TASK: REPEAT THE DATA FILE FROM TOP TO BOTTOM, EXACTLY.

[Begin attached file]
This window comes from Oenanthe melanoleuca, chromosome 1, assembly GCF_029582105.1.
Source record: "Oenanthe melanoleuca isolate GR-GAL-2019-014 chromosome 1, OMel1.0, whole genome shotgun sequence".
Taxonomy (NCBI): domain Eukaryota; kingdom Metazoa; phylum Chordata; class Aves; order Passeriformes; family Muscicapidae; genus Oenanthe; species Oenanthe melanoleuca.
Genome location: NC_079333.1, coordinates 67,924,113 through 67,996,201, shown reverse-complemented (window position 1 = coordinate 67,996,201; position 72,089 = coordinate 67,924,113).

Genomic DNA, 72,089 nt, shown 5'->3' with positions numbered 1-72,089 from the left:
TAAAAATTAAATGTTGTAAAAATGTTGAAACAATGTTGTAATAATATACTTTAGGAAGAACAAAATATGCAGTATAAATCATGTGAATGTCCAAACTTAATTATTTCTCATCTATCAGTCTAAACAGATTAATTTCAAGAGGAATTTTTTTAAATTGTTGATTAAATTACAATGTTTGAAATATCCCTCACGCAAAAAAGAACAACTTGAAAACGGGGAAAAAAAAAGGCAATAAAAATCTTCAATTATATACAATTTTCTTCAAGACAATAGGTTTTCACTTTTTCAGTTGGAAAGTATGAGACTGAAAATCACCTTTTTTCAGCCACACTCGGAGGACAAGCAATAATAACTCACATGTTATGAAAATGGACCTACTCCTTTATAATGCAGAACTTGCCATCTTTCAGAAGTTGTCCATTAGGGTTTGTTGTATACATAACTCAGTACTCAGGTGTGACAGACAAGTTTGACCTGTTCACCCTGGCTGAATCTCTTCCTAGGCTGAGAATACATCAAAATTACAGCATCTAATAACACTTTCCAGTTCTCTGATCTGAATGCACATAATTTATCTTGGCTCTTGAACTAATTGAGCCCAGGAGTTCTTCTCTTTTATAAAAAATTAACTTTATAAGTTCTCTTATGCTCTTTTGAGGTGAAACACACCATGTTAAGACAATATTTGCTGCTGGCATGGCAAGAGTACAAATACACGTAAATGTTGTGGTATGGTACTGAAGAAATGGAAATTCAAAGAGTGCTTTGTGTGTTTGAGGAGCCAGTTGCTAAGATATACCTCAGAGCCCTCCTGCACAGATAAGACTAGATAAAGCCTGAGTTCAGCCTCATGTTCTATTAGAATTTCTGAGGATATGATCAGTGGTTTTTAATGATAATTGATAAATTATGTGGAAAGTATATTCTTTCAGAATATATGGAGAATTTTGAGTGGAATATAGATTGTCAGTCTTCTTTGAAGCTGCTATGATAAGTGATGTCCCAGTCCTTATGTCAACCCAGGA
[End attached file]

This window comes from Oenanthe melanoleuca, chromosome 1, assembly GCF_029582105.1.
Source record: "Oenanthe melanoleuca isolate GR-GAL-2019-014 chromosome 1, OMel1.0, whole genome shotgun sequence".
Taxonomy (NCBI): domain Eukaryota; kingdom Metazoa; phylum Chordata; class Aves; order Passeriformes; family Muscicapidae; genus Oenanthe; species Oenanthe melanoleuca.
Genome location: NC_079333.1, coordinates 67,924,113 through 67,996,201, shown reverse-complemented (window position 1 = coordinate 67,996,201; position 72,089 = coordinate 67,924,113).

Genomic DNA, 72,089 nt, shown 5'->3' with positions numbered 1-72,089 from the left:
TAAAAATTAAATGTTGTAAAAATGTTGAAACAATGTTGTAATAATATACTTTAGGAAGAACAAAATATGCAGTATAAATCATGTGAATGTCCAAACTTAATTATTTCTCATCTATCAGTCTAAACAGATTAATTTCAAGAGGAATTTTTTTAAATTGTTGATTAAATTACAATGTTTGAAATATCCCTCACGCAAAAAAGAACAACTTGAAAACGGGGAAAAAAAAAGGCAATAAAAATCTTCAATTATATACAATTTTCTTCAAGACAATAGGTTTTCACTTTTTCAGTTGGAAAGTATGAGACTGAAAATCACCTTTTTTCAGCCACACTCGGAGGACAAGCAATAATAACTCACATGTTATGAAAATGGACCTACTCCTTTATAATGCAGAACTTGCCATCTTTCAGAAGTTGTCCATTAGGGTTTGTTGTATACATAACTCAGTACTCAGGTGTGACAGACAAGTTTGACCTGTTCACCCTGGCTGAATCTCTTCCTAGGCTGAGAATACATCAAAATTACAGCATCTAATAACACTTTCCAGTTCTCTGATCTGAATGCACATAATTTATCTTGGCTCTTGAACTAATTGAGCCCAGGAGTTCTTCTCTTTTATAAAAAATTAACTTTATAAGTTCTCTTATGCTCTTTTGAGGTGAAACACACCATGTTAAGACAATATTTGCTGCTGGCATGGCAAGAGTACAAATACACGTAAATGTTGTGGTATGGTACTGAAGAAATGGAAATTCAAAGAGTGCTTTGTGTGTTTGAGGAGCCAGTTGCTAAGATATACCTCAGAGCCCTCCTGCACAGATAAGACTAGATAAAGCCTGAGTTCAGCCTCATGTTCTATTAGAATTTCTGAGGATATGATCAGTGGTTTTTAATGATAATTGATAAATTATGTGGAAAGTATATTCTTTCAGAATATATGGAGAATTTTGAGTGGAATATAGATTGTCAGTCTTCTTTGAAGCTGCTATGATAAGTGATGTCCCAGTCCTTATGTCAACCCAGGA